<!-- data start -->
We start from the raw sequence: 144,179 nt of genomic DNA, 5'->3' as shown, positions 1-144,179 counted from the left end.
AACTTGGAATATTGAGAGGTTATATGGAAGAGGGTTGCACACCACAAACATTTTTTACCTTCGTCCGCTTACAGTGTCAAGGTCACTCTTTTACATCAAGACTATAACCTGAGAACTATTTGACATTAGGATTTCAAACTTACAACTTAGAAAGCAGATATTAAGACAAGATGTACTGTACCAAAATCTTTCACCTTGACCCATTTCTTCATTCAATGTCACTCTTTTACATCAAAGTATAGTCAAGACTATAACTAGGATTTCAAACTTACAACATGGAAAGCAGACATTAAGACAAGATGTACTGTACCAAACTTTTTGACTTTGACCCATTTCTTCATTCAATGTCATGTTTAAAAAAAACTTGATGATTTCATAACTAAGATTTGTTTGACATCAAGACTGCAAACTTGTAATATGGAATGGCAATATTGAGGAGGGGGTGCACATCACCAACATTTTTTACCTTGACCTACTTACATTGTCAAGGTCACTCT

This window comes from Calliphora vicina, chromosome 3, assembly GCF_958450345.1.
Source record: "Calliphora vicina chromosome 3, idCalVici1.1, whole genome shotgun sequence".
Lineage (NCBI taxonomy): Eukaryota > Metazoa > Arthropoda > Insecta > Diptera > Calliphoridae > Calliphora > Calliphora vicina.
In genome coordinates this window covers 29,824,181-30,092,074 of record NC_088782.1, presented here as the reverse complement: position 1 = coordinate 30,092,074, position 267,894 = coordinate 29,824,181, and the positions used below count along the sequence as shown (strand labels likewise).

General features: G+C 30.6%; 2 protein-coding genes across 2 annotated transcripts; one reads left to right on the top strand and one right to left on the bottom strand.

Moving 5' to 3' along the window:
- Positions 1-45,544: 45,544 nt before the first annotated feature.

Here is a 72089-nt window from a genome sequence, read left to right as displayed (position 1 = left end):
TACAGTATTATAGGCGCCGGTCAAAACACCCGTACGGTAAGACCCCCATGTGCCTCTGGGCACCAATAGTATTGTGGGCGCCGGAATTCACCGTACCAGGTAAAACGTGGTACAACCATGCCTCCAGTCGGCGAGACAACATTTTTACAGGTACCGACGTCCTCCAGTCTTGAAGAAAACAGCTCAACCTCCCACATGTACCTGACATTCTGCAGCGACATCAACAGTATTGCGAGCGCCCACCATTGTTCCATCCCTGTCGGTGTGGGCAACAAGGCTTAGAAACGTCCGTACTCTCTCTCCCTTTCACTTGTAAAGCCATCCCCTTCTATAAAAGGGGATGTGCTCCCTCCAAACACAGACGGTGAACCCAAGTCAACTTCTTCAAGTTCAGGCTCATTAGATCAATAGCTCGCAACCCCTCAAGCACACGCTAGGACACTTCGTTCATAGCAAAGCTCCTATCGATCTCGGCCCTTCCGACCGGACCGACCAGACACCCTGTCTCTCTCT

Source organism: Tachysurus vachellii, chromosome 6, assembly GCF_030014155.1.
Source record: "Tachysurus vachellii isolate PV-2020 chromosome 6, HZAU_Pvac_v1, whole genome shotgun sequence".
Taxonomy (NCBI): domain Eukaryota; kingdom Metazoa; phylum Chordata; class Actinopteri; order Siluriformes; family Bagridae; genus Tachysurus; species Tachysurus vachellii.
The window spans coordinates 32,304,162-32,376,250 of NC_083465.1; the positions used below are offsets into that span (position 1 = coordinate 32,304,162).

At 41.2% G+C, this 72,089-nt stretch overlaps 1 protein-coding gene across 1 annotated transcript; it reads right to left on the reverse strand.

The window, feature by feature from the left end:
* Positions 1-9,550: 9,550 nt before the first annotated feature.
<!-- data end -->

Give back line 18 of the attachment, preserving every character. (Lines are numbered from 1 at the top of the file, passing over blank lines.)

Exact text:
* Positions 1-9,550: 9,550 nt before the first annotated feature.